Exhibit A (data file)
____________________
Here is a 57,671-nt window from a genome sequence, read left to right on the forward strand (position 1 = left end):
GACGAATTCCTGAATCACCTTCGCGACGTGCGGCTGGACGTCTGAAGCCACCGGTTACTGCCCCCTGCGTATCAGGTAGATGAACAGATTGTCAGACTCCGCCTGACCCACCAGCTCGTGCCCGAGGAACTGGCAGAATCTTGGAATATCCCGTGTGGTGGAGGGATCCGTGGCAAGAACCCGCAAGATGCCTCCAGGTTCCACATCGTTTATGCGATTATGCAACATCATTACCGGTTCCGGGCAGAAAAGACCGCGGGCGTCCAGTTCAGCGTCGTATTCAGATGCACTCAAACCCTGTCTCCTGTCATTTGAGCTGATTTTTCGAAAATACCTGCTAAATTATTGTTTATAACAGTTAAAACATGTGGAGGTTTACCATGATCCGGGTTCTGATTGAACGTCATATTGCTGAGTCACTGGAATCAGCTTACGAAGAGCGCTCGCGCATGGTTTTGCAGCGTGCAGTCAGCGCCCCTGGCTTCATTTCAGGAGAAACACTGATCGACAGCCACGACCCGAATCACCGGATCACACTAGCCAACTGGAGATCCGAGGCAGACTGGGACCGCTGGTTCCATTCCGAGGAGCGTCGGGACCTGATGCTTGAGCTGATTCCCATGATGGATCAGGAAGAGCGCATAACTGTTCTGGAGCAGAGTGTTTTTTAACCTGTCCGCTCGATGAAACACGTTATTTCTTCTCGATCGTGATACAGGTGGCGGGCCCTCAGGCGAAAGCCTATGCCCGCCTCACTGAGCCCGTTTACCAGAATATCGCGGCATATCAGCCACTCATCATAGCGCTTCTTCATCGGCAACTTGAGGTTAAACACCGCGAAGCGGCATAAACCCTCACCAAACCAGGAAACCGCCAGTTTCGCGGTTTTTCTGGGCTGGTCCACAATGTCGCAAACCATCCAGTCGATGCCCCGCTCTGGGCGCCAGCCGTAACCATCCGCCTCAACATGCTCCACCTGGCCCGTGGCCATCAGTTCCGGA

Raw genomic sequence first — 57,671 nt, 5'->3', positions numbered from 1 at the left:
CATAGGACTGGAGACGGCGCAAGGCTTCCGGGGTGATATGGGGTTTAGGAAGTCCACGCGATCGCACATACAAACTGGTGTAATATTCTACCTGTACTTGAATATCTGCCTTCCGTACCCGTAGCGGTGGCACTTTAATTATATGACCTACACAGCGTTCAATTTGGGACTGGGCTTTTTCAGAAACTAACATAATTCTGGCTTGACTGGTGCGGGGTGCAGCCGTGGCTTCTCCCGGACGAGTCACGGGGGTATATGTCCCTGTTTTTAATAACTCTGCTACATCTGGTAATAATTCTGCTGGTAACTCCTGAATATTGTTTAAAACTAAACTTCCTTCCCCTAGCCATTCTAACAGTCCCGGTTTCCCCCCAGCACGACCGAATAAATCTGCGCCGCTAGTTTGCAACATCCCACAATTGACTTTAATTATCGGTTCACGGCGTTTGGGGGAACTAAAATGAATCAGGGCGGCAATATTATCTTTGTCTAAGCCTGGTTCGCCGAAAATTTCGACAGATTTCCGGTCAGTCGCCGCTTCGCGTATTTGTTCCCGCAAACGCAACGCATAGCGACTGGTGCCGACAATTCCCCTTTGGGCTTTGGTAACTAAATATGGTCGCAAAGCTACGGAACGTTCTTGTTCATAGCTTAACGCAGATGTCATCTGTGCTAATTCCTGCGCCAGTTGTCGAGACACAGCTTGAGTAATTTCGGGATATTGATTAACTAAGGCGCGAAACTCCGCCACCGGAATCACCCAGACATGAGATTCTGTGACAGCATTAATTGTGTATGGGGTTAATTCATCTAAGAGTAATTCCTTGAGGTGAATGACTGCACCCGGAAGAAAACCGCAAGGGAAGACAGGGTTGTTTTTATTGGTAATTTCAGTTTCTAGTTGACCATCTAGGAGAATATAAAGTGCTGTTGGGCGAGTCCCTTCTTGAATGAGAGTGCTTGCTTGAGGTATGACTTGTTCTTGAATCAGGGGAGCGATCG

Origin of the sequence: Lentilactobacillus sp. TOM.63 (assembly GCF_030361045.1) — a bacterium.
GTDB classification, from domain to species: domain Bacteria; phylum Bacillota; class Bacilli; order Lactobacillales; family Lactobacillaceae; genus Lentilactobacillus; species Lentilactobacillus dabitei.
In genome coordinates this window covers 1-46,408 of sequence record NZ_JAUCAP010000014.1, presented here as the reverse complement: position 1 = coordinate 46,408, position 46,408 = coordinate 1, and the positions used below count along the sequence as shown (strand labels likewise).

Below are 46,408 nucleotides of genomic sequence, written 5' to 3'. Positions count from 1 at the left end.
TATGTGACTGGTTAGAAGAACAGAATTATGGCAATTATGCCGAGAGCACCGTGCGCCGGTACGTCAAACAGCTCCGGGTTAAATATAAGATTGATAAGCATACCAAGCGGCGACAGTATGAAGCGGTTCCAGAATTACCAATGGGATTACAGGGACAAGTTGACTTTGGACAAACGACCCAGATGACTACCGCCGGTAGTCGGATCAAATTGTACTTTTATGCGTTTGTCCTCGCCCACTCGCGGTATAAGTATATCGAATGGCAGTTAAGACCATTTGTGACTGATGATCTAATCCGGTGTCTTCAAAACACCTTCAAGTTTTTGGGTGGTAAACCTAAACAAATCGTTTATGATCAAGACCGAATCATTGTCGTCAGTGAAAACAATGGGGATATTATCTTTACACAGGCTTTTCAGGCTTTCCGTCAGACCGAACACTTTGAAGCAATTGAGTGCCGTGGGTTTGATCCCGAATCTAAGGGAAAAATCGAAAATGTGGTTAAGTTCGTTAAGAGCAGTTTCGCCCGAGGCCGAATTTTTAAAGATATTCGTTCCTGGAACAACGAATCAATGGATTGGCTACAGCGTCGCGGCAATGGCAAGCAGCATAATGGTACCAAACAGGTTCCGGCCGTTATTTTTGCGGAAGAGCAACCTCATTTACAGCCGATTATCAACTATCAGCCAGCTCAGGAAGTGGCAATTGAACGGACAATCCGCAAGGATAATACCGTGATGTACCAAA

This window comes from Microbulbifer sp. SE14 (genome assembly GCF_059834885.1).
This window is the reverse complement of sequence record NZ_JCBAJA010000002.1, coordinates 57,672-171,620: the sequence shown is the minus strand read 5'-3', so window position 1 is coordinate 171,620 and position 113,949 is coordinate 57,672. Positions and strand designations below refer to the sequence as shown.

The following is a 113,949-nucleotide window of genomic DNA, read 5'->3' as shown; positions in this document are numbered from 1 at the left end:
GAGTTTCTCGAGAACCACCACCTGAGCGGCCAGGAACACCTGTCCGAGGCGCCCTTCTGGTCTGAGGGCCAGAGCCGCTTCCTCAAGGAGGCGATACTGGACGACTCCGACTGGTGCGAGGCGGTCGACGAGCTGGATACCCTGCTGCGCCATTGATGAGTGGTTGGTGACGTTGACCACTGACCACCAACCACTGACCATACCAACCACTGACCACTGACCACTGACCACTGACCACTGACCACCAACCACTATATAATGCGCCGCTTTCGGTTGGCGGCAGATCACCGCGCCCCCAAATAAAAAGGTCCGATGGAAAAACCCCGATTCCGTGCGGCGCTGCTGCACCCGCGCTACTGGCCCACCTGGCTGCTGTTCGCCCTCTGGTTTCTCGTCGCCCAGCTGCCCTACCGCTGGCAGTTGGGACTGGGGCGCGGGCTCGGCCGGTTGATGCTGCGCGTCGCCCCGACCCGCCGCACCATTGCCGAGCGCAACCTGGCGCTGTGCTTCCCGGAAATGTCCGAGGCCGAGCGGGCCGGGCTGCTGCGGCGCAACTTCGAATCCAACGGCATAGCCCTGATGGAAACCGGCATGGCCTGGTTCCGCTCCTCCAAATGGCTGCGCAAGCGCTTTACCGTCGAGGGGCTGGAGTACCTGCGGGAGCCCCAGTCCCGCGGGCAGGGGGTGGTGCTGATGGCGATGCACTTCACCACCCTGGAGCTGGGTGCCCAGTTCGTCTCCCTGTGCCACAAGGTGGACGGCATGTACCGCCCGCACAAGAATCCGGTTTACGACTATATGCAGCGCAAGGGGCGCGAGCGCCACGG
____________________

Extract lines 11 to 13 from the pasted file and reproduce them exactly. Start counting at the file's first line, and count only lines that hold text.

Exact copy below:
This window is the reverse complement of sequence record NZ_JCBAJA010000002.1, coordinates 57,672-171,620: the sequence shown is the minus strand read 5'-3', so window position 1 is coordinate 171,620 and position 113,949 is coordinate 57,672. Positions and strand designations below refer to the sequence as shown.

The following is a 113,949-nucleotide window of genomic DNA, read 5'->3' as shown; positions in this document are numbered from 1 at the left end:
GAGTTTCTCGAGAACCACCACCTGAGCGGCCAGGAACACCTGTCCGAGGCGCCCTTCTGGTCTGAGGGCCAGAGCCGCTTCCTCAAGGAGGCGATACTGGACGACTCCGACTGGTGCGAGGCGGTCGACGAGCTGGATACCCTGCTGCGCCATTGATGAGTGGTTGGTGACGTTGACCACTGACCACCAACCACTGACCATACCAACCACTGACCACTGACCACTGACCACTGACCACTGACCACCAACCACTATATAATGCGCCGCTTTCGGTTGGCGGCAGATCACCGCGCCCCCAAATAAAAAGGTCCGATGGAAAAACCCCGATTCCGTGCGGCGCTGCTGCACCCGCGCTACTGGCCCACCTGGCTGCTGTTCGCCCTCTGGTTTCTCGTCGCCCAGCTGCCCTACCGCTGGCAGTTGGGACTGGGGCGCGGGCTCGGCCGGTTGATGCTGCGCGTCGCCCCGACCCGCCGCACCATTGCCGAGCGCAACCTGGCGCTGTGCTTCCCGGAAATGTCCGAGGCCGAGCGGGCCGGGCTGCTGCGGCGCAACTTCGAATCCAACGGCATAGCCCTGATGGAAACCGGCATGGCCTGGTTCCGCTCCTCCAAATGGCTGCGCAAGCGCTTTACCGTCGAGGGGCTGGAGTACCTGCGGGAGCCCCAGTCCCGCGGGCAGGGGGTGGTGCTGATGGCGATGCACTTCACCACCCTGGAGCTGGGTGCCCAGTTCGTCTCCCTGTGCCACAAGGTGGACGGCATGTACCGCCCGCACAAGAATCCGGTTTACGACTATATGCAGCGCAAGGGGCGCGAGCGCCACGG